Meet the Team: Nick Gillin, Video Producer
Meet the Team: Nick Gillin, Video Producer

Meet the Team: Nick Gillin, Video Producer

We interview Video Producer Nick about his background in game trailers, film school, and passion for Flight Simulation!

Today we're delighted to introduce Nick Gillin, our new CRYENGINE Video Producer and Tutorial Author. You may have already met Nick in our latest learning video, the first in a new series about creating UI in CRYENGINE 5.7, and you'll be seeing a lot more content from him on our YouTube channel. We spoke to Nick about his background in video production, making game trailers, and more.

Hey Nick! Welcome to CRYENGINE! Can you tell us about your background and your journey to Crytek?

I was born in New York and grew up on Long Island. After High School, I moved to San Francisco to attend SFAI, and two years later to Los Angeles, where I lived for seven years and graduated from Art Center College of Design with a BFA in Film Production. After graduating, I stayed in Los Angeles. Most people think of Los Angeles as a tropical city with warm weather, beaches, and electric cars. But the best California nights were the ones where I made a fire somewhere between "who knows" and "nowhere" in some corner of the Mojave desert along some dirt road and freight train lines and watched these 4km double-stack freight trains roll by at 100kph. It was an absolute mood. To me, that’s heaven, the real California. 

I started my own company making trailers for video games and created and ran a Youtube Channel. But after a while, especially with the world seemingly closing itself for the last two years, I was itching to get out and meet people again. I wanted to go somewhere new, meet more people in person, learn new skills from them, and teach them my own skills. CRYENGINE was a great fit for both my personal interests and business skills. Not only is the work rewarding, but the people I work at Crytek with are just fantastic. 

How did you get into video production? 

The Machinima-era was peaking as I was growing up. Those short films made in games always inspired me, and I thought, "I want to make THAT." So I did. I went to the Art Center College of California for film production. Despite many fellow students working in studio lots and on sound stages for their projects, I found myself spending more time filming within video games and game engines, retexturing models, and making video game trailers. I experimented with traditional animation styles and applied a lot of what I learned at a traditional film school to making videos in the virtual world of video games. 

What attracted you to your role here?

There are several factors at play here. Of course, the obvious one is that I like video games! I also like videos. My older brother is a school teacher in Utah, and I always admired his skill of being able to put together lessons and explain things in ways that interest the students and keep them from feeling like it's "just another class." He is the kind of teacher that I remember everyone loved in High School, the 'cool' teacher. But his way of being able to be relatable but also concise with his lessons is something I have always wanted to emulate. 

What does a regular day look like for you? 

I ride my bike for 20 minutes to work, and a lovely ride it is. I cross a bridge, pass a farm, and go through a classic German neighborhood. It's like something right out of Sim City. When I show up at the office, I get a coffee, wave to Christina at the front desk, and get comfortable at my desk.  If I am already making a tutorial, it depends on what stage of production I am at. Sometimes I will spend an entire day recording audio, sometimes organizing my notes for a script. Some days are just recording screen captures or meeting with others to discuss what topic to cover next. Every day is a bit different!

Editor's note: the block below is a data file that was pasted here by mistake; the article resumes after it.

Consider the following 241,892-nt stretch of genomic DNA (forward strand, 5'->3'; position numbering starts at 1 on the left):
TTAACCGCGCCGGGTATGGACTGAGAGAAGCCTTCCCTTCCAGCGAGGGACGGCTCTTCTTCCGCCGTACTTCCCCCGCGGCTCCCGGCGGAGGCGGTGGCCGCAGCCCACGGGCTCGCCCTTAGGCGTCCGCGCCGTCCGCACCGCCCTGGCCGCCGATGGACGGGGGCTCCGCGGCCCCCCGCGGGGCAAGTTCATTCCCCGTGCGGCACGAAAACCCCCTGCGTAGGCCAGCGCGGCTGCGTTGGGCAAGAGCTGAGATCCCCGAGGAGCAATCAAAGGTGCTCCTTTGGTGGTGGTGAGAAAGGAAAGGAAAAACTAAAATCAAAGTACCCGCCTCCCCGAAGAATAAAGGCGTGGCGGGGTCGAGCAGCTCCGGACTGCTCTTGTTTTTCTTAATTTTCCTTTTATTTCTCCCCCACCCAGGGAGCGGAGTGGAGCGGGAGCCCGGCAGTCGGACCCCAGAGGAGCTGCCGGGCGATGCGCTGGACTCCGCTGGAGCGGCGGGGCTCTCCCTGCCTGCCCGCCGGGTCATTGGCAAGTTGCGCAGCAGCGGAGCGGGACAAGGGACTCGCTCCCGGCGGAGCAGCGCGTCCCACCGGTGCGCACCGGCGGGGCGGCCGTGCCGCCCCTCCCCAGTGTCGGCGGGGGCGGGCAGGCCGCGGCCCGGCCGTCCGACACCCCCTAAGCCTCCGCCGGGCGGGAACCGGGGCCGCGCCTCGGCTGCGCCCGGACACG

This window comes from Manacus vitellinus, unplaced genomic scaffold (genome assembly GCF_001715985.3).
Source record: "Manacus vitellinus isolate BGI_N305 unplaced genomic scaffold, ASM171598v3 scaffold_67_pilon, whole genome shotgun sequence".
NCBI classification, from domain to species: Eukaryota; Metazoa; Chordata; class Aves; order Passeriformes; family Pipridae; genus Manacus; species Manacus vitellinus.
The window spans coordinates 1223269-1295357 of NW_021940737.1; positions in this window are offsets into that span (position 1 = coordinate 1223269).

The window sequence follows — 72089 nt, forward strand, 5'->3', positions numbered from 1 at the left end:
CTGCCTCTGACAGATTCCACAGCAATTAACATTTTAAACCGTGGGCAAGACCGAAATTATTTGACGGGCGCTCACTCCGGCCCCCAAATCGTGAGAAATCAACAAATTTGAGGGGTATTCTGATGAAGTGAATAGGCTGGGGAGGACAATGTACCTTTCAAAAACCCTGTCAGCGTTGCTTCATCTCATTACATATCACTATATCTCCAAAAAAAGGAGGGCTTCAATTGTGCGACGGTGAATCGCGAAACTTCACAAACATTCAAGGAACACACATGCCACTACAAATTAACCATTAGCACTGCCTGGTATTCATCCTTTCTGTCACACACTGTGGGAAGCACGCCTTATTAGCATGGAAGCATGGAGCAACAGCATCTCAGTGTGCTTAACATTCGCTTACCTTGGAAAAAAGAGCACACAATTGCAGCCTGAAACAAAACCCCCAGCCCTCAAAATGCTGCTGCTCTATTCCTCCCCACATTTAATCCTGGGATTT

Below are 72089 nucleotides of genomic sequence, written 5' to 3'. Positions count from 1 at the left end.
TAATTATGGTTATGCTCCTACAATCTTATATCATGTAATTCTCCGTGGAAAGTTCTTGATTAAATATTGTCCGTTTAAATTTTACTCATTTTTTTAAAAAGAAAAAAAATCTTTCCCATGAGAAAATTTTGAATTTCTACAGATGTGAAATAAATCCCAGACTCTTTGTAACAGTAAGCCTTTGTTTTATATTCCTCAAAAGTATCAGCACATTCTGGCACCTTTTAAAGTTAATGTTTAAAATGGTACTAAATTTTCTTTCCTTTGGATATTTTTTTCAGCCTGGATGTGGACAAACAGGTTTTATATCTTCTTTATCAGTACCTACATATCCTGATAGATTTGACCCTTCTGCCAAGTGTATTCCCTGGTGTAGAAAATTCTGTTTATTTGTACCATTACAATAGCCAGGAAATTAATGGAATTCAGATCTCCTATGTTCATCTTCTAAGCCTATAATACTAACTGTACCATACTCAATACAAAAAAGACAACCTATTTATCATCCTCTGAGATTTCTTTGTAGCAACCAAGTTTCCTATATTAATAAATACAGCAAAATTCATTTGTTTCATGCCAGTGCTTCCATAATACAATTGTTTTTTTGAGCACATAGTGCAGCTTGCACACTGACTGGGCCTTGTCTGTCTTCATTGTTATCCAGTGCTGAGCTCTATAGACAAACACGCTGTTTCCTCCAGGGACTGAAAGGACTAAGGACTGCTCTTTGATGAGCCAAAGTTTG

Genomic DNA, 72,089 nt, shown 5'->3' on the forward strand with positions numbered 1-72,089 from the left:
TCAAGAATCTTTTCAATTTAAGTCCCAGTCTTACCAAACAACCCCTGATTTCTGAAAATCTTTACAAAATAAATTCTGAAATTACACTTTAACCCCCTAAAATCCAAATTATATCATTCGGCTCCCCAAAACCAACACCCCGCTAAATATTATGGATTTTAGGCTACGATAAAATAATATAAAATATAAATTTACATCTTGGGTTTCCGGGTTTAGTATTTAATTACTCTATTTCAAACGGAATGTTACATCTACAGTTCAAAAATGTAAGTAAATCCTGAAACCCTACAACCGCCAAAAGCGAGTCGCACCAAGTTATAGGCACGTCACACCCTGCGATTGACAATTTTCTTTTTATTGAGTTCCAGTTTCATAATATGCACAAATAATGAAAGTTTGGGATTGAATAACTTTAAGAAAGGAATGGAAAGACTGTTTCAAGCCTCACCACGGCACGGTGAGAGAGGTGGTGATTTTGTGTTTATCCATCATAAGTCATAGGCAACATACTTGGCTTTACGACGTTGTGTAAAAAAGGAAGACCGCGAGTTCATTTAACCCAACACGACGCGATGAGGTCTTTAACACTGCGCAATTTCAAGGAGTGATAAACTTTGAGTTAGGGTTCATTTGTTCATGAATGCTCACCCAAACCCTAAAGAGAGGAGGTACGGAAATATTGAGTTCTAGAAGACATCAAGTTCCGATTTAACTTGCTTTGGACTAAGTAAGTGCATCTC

Have you got any tips for people aspiring to work in your field? 

Don't box yourself into one role. One thing I learned from film school is that they make you try everything. You take an audio editing class, a directing class, an acting class, a screenwriting class, a storyboard class, a film history class – and don't think that means you have to find one that you really like and fall into line. It's ok to like and follow as many of those things as you want. I loved audio editing, game production, cinematography, screenwriting, and drawing storyboards - and now I am using pretty much all of these skills for one job. Jack of all trades, master of none. This has helped me adapt and be flexible. 

What are you playing at the moment? 

Currently, I am playing Microsoft Flight Simulator! While some think of it as slow and boring, it's that idea of it being 'boring' and letting your guard down that can get you into trouble. Flight Simulator can really be a horror game. I remember trying to land this one flight at night, with no moon, overcast skies, and steep mountains surrounding the approach. Watching your altimeter needle drop below the max terrain height in the area, knowing you're somewhere in a valley and the idea that I could hit a mountain at any moment and not even know or see it was terrifying. Constantly referring to my instruments and the map and charts to fly the approach and weave through the valley down to safety was a sweat-inducing thrill.  

Cheers, Nick!

Have you got a request for a tutorial? Let us know in the comments, on the forum, or via Facebook and Twitter.  Pick up tips and tricks about our engine, ask questions, and more by joining our community and the CRYENGINE development team over on our official CRYENGINE Discord channel. 

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